Mosaic evolution of brain structure in mammals

  title={Mosaic evolution of brain structure in mammals},
  author={Robert A. Barton and Paul H. Harvey},
The mammalian brain comprises a number of functionally distinct systems. It might therefore be expected that natural selection on particular behavioural capacities would have caused size changes selectively, in the systems mediating those capacities. It has been claimed, however, that developmental constraints limited such mosaic evolution, causing co-ordinated size change among individual brain components. Here we analyse comparative data to demonstrate that mosaic change has been an important… 

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Primate mosaic brain evolution reflects selection on sensory and cognitive specialization

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  • R. Barton
  • Biology, Psychology
    Proceedings of the Royal Society of London. Series B: Biological Sciences
  • 1998
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Linked regularities in the development and evolution of mammalian brains.

Analysis of data collected on 131 species of primates, bats, and insectivores showed that the sizes of brain components, from medulla to forebrain, are highly predictable from absolute brain size by

Evolution of the Cerebellum in Primates: Differences in Relative Volume among Monkeys, Apes and Humans

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Neocortex size and behavioural ecology in primates

  • R. Barton
  • Biology, Psychology
    Proceedings of the Royal Society of London. Series B: Biological Sciences
  • 1996
It is confirmed that neocortex size and social group size are positively correlated once phylogenetic associations and overall brain size are taken into account, and among diurnal haplorhines its size is positively correlated with the degree of frugivory.

Cortical Organization in Insectivora: The Parallel Evolution of the Sensory Periphery and the Brain

  • K. Catania
  • Biology
    Brain, Behavior and Evolution
  • 2000
Insectivores are traditionally described as a primitive group that has not changed much in the course of mammalian evolution. In contrast, recent studies reveal a great diversity of sensorimotor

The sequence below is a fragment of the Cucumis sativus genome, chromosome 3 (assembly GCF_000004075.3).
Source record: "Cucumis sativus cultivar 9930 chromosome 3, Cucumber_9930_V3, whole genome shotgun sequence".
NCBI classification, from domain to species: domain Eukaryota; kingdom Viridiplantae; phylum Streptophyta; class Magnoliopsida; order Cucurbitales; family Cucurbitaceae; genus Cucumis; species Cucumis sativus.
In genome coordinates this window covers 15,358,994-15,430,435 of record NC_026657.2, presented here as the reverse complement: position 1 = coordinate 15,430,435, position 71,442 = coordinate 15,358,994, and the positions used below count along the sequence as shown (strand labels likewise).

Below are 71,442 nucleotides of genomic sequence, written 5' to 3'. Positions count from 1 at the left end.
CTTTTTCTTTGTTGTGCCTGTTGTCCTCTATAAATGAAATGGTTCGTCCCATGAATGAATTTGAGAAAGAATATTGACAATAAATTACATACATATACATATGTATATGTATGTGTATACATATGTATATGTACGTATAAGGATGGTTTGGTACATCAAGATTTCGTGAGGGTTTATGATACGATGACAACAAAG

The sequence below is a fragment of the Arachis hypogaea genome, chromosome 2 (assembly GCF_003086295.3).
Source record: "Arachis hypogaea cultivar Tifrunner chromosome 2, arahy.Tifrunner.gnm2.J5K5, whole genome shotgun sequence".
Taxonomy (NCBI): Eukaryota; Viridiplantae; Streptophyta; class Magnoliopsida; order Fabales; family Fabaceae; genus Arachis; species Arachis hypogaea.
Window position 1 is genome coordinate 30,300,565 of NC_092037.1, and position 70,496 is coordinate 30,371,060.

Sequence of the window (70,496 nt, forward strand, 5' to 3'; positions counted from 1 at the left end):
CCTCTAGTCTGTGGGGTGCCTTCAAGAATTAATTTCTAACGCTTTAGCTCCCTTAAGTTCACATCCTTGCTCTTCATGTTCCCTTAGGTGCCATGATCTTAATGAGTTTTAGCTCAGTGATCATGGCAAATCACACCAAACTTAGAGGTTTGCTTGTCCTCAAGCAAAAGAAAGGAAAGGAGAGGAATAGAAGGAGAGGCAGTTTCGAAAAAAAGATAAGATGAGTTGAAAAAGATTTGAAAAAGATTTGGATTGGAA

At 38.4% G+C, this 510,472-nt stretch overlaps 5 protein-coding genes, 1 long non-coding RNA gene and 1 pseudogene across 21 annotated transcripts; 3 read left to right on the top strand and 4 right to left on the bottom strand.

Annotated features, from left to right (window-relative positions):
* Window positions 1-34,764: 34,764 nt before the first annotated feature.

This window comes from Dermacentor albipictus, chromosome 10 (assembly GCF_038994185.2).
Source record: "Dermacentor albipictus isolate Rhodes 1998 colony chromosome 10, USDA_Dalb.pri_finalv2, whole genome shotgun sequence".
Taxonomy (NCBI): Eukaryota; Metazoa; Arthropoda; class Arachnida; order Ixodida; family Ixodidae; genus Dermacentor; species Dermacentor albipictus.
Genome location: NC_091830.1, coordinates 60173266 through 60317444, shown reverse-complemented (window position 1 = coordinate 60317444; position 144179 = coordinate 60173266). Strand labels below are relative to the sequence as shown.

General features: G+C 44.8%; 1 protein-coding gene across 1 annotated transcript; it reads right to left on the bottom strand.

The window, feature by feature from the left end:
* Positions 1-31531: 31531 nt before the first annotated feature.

The evolution of isocortex.

  • J. Kaas
  • Biology
    Brain, behavior and evolution
  • 1995
Numbers of areas have increased independently in several branches of mammalian evolution, and the functioning of large brains may be enhanced by having more subdivisions, over many generations new areas may emerge from old by the formation of functionally distinct modules within areas, followed by the fusion of modules to ultimately form separate ones.

Evolutionary radiation of visual and olfactory brain systems in primates, bats and insectivores.

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  • Biology, Environmental Science
    Philosophical transactions of the Royal Society of London. Series B, Biological sciences
  • 1995
It is concluded that activity timing, diet and habitat have each played a role in the evolutionary radiation of mammalian sensory systems, but with varying effects in the different taxa.

Relative Volume of the Cerebellum in Dolphins and Comparison with Anthropoid Primates

Compared relative cerebellum volumes in two cetacean species, the bottlenose dolphin and the common dolphin, are compared with published data from anthropoid primates to suggest that there is possibly expansion of brain structures independent of strictly allometric processes.

A universal scaling law between gray matter and white matter of cerebral cortex.

  • K. ZhangT. Sejnowski
  • Biology
    Proceedings of the National Academy of Sciences of the United States of America
  • 2000
The predicted power law with an exponent of 4/3 minus a small correction for the thickness of the cortex accurately accounts for empirical data spanning several orders of magnitude in brain sizes for various mammalian species, including human and nonhuman primates.

Volume comparisons in the cerebellar complex of primates. II. Cerebellar nuclei.

From Insectivora to man, the MCN was the least progressive and the LCN the most progressive, and with reference to evolutionary trends in primate phylogeny.